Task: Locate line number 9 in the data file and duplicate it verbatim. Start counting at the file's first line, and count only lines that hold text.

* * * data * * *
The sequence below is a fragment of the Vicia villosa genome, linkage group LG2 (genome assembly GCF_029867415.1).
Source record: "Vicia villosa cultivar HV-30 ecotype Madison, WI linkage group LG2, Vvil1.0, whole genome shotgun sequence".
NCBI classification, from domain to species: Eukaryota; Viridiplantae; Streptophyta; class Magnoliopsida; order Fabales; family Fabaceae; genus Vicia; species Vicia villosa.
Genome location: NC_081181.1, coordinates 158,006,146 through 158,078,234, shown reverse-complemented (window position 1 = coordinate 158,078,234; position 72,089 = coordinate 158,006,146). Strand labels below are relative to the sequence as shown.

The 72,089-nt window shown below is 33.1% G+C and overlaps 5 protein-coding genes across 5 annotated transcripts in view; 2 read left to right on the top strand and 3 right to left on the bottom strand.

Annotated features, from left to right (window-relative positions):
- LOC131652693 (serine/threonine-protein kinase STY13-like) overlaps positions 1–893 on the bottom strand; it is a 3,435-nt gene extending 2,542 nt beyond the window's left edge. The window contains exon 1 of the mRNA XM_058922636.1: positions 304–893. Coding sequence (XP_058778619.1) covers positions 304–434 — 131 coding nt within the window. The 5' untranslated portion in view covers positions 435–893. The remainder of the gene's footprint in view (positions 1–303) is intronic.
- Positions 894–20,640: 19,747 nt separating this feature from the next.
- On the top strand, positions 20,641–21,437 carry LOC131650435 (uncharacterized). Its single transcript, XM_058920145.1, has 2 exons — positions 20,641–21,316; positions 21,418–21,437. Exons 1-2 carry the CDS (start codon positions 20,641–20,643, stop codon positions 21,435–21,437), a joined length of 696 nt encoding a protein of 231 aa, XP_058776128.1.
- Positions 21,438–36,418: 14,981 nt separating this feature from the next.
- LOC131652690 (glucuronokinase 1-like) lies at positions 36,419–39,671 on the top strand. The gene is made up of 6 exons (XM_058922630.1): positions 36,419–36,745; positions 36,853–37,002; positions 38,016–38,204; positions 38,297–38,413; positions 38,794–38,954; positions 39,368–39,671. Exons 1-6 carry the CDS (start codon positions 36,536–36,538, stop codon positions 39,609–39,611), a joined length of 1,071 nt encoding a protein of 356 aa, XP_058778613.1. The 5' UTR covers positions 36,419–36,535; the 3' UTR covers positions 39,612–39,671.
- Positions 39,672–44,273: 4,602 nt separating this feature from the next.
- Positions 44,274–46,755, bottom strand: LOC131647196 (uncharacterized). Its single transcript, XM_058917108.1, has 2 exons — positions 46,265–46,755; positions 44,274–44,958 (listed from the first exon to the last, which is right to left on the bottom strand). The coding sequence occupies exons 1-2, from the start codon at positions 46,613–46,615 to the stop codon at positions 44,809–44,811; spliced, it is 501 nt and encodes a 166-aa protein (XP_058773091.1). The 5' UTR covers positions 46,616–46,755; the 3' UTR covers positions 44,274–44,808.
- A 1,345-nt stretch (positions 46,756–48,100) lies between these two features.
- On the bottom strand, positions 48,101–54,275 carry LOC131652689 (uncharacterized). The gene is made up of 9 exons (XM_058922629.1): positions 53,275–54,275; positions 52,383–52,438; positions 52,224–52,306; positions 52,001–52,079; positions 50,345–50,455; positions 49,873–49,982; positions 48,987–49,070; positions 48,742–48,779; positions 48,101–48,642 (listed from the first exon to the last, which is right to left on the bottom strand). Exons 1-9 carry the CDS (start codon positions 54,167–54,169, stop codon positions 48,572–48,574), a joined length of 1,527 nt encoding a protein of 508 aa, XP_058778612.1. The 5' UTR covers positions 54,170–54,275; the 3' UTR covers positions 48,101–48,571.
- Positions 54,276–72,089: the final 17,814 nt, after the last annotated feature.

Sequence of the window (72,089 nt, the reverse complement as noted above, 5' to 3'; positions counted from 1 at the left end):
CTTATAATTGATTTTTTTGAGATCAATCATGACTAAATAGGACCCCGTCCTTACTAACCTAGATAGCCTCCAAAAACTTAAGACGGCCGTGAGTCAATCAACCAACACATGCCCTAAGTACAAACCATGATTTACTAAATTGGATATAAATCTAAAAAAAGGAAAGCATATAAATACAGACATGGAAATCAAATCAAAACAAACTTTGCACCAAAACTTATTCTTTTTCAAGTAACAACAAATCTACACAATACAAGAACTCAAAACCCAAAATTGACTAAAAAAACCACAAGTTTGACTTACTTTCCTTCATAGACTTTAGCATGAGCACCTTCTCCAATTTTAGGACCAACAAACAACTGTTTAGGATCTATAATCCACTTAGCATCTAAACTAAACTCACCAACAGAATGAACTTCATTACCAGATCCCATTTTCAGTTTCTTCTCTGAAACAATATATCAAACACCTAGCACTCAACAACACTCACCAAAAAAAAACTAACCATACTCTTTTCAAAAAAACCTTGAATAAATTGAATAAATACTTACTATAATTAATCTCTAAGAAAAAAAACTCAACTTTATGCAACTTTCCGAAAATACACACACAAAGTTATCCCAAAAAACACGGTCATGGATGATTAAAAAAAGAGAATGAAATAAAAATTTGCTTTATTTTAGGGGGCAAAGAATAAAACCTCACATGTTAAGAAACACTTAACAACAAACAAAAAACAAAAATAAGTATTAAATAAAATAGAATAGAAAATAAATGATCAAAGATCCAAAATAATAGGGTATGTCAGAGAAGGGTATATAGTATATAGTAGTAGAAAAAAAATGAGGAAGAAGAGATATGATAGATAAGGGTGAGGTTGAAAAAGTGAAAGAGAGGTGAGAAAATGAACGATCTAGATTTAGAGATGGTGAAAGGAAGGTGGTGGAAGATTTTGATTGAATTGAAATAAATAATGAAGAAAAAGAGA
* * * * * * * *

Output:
- On the top strand, positions 20,641–21,437 carry LOC131650435 (uncharacterized). Its single transcript, XM_058920145.1, has 2 exons — positions 20,641–21,316; positions 21,418–21,437. Exons 1-2 carry the CDS (start codon positions 20,641–20,643, stop codon positions 21,435–21,437), a joined length of 696 nt encoding a protein of 231 aa, XP_058776128.1.